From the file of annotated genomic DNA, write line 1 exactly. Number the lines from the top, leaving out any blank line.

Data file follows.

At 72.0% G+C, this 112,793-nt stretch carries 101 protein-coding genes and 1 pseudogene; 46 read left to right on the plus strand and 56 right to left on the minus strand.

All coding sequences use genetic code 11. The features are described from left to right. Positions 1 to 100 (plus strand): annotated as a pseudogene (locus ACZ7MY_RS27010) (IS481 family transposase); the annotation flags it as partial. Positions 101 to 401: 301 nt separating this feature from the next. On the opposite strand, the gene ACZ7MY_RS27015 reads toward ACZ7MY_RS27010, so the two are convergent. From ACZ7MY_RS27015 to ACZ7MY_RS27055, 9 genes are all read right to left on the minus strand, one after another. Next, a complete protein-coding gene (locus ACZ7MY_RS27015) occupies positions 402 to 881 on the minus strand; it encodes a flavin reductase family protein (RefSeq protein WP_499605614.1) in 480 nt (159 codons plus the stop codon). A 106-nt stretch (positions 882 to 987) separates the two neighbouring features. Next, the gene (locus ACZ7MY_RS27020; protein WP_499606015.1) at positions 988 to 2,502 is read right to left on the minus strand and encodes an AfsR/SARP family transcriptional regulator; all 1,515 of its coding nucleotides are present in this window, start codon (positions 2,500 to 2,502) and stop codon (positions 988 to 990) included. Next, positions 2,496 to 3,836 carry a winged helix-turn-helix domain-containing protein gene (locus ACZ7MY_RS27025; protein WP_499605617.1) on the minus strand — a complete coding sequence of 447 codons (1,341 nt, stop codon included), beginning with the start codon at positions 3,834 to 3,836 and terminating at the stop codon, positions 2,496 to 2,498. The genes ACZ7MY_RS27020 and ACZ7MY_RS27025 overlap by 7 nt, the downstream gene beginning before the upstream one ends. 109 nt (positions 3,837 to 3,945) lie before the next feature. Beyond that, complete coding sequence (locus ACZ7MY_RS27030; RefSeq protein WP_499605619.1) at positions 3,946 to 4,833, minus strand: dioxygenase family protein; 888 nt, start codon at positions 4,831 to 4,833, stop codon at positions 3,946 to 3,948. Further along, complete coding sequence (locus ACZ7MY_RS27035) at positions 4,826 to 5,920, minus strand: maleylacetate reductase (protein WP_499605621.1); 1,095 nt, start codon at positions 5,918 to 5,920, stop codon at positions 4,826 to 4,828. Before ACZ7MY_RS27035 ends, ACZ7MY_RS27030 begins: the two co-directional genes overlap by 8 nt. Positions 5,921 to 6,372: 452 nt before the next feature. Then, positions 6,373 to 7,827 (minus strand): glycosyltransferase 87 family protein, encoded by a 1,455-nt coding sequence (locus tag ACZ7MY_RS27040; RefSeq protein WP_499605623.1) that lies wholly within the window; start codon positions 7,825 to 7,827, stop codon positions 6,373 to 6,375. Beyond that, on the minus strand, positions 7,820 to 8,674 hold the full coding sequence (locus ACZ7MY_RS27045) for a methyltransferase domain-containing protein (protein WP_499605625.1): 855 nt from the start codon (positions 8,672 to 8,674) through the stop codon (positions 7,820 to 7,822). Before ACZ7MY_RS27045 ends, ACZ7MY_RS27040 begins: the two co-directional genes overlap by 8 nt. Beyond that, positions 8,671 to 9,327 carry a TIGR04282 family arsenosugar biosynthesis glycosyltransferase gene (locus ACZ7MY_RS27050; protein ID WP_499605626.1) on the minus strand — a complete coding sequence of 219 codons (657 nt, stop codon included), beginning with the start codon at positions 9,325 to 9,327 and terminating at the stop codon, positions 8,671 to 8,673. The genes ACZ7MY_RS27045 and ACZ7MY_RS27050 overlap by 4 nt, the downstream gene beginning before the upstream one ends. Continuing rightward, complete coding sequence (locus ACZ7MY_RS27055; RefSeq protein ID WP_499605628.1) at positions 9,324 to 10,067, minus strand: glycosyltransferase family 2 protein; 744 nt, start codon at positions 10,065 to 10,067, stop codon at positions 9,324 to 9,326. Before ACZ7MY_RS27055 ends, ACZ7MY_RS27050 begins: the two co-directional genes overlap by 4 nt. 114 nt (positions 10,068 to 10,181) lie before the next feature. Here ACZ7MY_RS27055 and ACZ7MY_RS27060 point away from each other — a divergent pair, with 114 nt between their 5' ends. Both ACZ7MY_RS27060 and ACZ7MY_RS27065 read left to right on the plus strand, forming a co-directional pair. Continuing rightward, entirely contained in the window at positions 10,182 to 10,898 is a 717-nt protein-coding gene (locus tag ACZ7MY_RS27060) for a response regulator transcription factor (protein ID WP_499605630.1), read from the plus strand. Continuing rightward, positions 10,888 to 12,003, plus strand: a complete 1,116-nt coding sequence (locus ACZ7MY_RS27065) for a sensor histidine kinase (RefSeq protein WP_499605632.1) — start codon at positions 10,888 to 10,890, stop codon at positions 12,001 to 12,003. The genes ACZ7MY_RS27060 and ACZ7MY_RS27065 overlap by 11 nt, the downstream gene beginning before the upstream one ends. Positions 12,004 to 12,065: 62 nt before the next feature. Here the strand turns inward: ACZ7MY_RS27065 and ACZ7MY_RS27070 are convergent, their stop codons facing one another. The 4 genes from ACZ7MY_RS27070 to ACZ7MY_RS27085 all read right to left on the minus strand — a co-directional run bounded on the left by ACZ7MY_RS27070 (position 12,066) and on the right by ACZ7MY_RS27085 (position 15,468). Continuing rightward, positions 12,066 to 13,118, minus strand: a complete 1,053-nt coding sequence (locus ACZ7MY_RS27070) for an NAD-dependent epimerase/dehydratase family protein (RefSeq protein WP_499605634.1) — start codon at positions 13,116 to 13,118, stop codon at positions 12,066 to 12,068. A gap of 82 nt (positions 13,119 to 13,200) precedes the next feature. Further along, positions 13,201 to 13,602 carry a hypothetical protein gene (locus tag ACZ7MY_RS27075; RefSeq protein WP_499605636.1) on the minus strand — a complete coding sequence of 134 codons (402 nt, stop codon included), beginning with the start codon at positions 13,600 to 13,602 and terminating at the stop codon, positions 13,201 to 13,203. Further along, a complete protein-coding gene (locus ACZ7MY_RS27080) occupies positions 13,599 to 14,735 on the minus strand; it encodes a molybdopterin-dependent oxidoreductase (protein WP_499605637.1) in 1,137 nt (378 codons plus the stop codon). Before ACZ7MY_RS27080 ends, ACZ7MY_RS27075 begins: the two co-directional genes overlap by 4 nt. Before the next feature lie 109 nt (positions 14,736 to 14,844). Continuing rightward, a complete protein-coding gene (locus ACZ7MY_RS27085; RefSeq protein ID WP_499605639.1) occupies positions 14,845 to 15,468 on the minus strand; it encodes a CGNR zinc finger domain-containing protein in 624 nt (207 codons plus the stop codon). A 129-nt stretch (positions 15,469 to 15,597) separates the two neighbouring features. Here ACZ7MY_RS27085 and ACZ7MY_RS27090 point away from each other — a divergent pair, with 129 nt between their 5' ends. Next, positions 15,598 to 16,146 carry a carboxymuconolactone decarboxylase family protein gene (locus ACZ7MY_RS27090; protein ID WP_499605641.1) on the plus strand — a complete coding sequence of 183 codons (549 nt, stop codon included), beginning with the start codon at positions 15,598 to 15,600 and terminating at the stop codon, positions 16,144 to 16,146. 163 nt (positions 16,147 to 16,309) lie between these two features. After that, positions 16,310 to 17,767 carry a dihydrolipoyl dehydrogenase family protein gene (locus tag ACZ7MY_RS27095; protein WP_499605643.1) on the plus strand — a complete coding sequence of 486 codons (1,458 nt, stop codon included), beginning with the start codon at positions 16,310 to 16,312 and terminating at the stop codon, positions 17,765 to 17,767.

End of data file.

At 72.0% G+C, this 112,793-nt stretch carries 101 protein-coding genes and 1 pseudogene; 46 read left to right on the plus strand and 56 right to left on the minus strand.